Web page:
FOUR members of staff at Faslane naval base had a dramatic start to their day 15 years ago... here's our story from September 2, 2004.


THE routine journey to work turned into a drama for staff at Faslane last week when their coach driver collapsed.

It was heading downhill on the A814 towards the roundabout at the North Gate of HM Naval Base Clyde on Wednesday when it started to drift out of control.

Realising that the driver was having difficulties, sub lieutenant Scott MacAulay, 22, from HMS Vengeance, leapt to his aid by grabbing the steering wheel and regaining control of the coach.

Still at the wheel but unable to get to the brakes because of the unconscious driver, Scott sounded the horn to alert the Ministry of Defence Police at the gate and other road users to their plight, while shouting for help in getting the brakes on.

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Lieutenant Brian Grant, 57, the facilities manager at the Astute Training Facility, managed to crawl onto the floor and manually apply pressure to the brakes as Scott steered the coach round the roundabout and on to the Garelochhead road and Brian brought the vehicle safely to a halt.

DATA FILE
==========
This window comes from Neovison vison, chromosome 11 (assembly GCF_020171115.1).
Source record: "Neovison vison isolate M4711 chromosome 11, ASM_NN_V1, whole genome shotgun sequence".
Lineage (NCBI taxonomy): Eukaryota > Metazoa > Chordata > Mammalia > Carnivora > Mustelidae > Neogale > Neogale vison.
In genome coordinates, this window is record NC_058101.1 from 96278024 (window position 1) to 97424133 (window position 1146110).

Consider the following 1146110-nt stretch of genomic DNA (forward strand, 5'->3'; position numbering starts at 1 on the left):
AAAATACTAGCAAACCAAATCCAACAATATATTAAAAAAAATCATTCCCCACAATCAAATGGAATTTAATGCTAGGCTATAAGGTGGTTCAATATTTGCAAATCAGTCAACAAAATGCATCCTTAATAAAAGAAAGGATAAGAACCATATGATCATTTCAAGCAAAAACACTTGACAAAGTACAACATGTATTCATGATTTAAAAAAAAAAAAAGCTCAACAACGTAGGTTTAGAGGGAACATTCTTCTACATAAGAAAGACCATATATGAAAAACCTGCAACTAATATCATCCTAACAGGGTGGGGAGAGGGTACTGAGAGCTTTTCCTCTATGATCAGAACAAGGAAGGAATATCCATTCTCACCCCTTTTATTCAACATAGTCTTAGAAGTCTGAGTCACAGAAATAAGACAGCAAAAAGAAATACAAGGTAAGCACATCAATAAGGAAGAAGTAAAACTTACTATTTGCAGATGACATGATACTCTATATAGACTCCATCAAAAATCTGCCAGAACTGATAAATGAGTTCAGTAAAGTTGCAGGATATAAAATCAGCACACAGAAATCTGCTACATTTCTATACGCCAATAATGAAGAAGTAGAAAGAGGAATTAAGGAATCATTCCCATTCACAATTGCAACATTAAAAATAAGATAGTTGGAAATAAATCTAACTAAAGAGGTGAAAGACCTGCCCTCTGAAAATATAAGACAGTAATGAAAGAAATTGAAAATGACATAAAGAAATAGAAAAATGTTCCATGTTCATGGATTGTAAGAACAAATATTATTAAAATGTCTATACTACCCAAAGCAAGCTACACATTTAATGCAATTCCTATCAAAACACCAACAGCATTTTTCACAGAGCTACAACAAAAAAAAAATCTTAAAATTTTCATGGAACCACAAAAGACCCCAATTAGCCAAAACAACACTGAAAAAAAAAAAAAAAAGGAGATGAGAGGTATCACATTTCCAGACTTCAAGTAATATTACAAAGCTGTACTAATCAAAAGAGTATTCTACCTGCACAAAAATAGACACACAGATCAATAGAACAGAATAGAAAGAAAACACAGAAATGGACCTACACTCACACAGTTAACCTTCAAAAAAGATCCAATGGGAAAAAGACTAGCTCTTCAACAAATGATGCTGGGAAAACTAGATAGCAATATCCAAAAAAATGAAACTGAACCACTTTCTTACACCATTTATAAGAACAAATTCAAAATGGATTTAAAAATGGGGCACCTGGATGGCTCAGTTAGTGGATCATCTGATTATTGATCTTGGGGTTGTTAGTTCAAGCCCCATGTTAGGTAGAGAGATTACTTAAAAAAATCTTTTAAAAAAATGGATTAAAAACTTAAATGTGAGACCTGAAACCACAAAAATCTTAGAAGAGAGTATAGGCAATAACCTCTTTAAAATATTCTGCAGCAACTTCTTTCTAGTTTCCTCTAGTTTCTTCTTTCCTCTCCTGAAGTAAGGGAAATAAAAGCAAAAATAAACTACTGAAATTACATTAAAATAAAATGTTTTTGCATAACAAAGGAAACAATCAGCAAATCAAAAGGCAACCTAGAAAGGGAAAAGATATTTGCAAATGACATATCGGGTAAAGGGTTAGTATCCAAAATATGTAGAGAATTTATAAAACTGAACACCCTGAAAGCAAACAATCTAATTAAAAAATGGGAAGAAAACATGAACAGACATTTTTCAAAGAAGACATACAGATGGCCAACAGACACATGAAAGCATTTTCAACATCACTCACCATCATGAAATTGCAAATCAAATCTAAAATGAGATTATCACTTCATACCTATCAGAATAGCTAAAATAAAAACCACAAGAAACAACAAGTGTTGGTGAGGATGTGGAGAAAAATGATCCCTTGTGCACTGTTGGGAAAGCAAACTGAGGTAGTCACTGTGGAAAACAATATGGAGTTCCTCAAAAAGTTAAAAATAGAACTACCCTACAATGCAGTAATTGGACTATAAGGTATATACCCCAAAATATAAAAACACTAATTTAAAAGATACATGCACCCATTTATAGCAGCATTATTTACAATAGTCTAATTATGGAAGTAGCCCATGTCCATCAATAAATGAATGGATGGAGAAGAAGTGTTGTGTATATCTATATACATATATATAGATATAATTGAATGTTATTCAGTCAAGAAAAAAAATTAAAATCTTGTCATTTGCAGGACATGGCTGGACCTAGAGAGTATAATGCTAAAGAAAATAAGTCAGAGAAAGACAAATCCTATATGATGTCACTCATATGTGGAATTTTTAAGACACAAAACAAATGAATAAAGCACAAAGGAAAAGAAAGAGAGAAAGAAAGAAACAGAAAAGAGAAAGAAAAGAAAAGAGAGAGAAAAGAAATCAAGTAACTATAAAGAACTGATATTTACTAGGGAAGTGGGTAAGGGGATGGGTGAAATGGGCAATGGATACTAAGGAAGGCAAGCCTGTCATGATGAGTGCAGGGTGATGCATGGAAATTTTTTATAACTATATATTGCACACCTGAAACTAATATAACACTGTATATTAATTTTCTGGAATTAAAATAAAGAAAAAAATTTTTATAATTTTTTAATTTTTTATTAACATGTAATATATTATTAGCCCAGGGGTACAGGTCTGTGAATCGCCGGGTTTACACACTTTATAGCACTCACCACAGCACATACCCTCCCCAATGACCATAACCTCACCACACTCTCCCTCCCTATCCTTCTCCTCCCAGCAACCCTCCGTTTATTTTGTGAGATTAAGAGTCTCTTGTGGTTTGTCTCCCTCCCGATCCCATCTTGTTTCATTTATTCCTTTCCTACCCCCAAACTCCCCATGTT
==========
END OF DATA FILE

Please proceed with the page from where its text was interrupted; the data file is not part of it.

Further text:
While the drama was unfolding, leading writer Sean Gove, 33, who works in the cash office at HMS Neptune and is first aid trained, and petty officer weapons engineering artificer Andrew Johnston from the Trident Training Facility, took care of the driver.

Once the coach had stopped they got the driver safely out of the coach and Sean remained with him until an ambulance arrived to take him to hospital.

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A Faslane spokeswoman said: “Those involved in the drama said it happened so quickly that they just reacted instinctively to the situation as it developed.

“All agreed that the real hero of the moment was sub lieutenant Scott MacAulay, a non-driver, who steered the coach to safety.

“The drama happened at about 7.30am, one of the busiest times of the day with workers heading either into the base, on to RNAD Coulport or towards Helensburgh.

“Miraculously, this normally busy section of the A814 was quiet with little traffic in either direction and the quick thinking of those onboard the coach prevented what could have been a nasty accident.”